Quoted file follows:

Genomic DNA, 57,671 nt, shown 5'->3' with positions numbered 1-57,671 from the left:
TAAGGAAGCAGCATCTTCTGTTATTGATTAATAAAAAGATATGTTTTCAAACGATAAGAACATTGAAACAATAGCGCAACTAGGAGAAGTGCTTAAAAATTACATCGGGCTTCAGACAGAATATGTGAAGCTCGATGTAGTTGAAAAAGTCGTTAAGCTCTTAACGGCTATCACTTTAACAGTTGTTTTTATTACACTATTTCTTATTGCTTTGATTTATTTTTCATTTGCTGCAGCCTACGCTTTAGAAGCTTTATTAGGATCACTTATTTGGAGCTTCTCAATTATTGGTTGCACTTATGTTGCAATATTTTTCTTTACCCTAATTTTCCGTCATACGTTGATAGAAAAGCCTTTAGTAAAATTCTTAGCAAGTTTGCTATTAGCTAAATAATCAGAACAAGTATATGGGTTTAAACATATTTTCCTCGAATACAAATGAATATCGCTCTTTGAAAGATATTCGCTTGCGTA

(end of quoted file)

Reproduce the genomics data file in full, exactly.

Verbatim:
Genomic DNA, 57,671 nt, shown 5'->3' with positions numbered 1-57,671 from the left:
TAAGGAAGCAGCATCTTCTGTTATTGATTAATAAAAAGATATGTTTTCAAACGATAAGAACATTGAAACAATAGCGCAACTAGGAGAAGTGCTTAAAAATTACATCGGGCTTCAGACAGAATATGTGAAGCTCGATGTAGTTGAAAAAGTCGTTAAGCTCTTAACGGCTATCACTTTAACAGTTGTTTTTATTACACTATTTCTTATTGCTTTGATTTATTTTTCATTTGCTGCAGCCTACGCTTTAGAAGCTTTATTAGGATCACTTATTTGGAGCTTCTCAATTATTGGTTGCACTTATGTTGCAATATTTTTCTTTACCCTAATTTTCCGTCATACGTTGATAGAAAAGCCTTTAGTAAAATTCTTAGCAAGTTTGCTATTAGCTAAATAATCAGAACAAGTATATGGGTTTAAACATATTTTCCTCGAATACAAATGAATATCGCTCTTTGAAAGATATTCGCTTGCGTA